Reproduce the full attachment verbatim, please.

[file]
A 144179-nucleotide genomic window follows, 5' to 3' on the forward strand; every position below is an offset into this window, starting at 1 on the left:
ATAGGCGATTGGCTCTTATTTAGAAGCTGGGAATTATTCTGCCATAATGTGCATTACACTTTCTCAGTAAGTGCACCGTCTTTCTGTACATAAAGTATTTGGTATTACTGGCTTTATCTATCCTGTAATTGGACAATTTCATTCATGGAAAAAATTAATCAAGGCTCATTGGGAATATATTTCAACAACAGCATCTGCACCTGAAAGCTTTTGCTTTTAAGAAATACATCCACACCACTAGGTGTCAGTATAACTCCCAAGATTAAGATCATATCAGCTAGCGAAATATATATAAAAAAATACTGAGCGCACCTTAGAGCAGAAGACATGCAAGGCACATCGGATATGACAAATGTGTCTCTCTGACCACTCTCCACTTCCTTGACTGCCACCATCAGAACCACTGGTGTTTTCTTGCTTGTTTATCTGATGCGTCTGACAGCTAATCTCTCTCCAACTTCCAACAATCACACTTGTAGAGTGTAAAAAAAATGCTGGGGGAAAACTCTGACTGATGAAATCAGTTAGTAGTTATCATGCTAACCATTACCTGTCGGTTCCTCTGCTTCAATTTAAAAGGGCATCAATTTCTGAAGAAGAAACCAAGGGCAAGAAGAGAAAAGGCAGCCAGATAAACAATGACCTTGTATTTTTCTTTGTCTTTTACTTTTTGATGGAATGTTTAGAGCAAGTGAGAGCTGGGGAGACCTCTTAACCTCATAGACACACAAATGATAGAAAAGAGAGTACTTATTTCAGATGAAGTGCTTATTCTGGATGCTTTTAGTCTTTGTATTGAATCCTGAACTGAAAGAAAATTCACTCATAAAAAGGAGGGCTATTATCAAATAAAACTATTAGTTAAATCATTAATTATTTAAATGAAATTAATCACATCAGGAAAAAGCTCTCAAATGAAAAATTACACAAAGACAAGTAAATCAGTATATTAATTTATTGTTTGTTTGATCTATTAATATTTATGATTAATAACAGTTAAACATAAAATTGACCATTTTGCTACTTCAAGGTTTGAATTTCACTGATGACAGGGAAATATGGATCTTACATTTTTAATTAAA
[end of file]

A 144179-nucleotide genomic window follows, 5' to 3' on the forward strand; every position below is an offset into this window, starting at 1 on the left:
ATAGGCGATTGGCTCTTATTTAGAAGCTGGGAATTATTCTGCCATAATGTGCATTACACTTTCTCAGTAAGTGCACCGTCTTTCTGTACATAAAGTATTTGGTATTACTGGCTTTATCTATCCTGTAATTGGACAATTTCATTCATGGAAAAAATTAATCAAGGCTCATTGGGAATATATTTCAACAACAGCATCTGCACCTGAAAGCTTTTGCTTTTAAGAAATACATCCACACCACTAGGTGTCAGTATAACTCCCAAGATTAAGATCATATCAGCTAGCGAAATATATATAAAAAAATACTGAGCGCACCTTAGAGCAGAAGACATGCAAGGCACATCGGATATGACAAATGTGTCTCTCTGACCACTCTCCACTTCCTTGACTGCCACCATCAGAACCACTGGTGTTTTCTTGCTTGTTTATCTGATGCGTCTGACAGCTAATCTCTCTCCAACTTCCAACAATCACACTTGTAGAGTGTAAAAAAAATGCTGGGGGAAAACTCTGACTGATGAAATCAGTTAGTAGTTATCATGCTAACCATTACCTGTCGGTTCCTCTGCTTCAATTTAAAAGGGCATCAATTTCTGAAGAAGAAACCAAGGGCAAGAAGAGAAAAGGCAGCCAGATAAACAATGACCTTGTATTTTTCTTTGTCTTTTACTTTTTGATGGAATGTTTAGAGCAAGTGAGAGCTGGGGAGACCTCTTAACCTCATAGACACACAAATGATAGAAAAGAGAGTACTTATTTCAGATGAAGTGCTTATTCTGGATGCTTTTAGTCTTTGTATTGAATCCTGAACTGAAAGAAAATTCACTCATAAAAAGGAGGGCTATTATCAAATAAAACTATTAGTTAAATCATTAATTATTTAAATGAAATTAATCACATCAGGAAAAAGCTCTCAAATGAAAAATTACACAAAGACAAGTAAATCAGTATATTAATTTATTGTTTGTTTGATCTATTAATATTTATGATTAATAACAGTTAAACATAAAATTGACCATTTTGCTACTTCAAGGTTTGAATTTCACTGATGACAGGGAAATATGGATCTTACATTTTTAATTAAA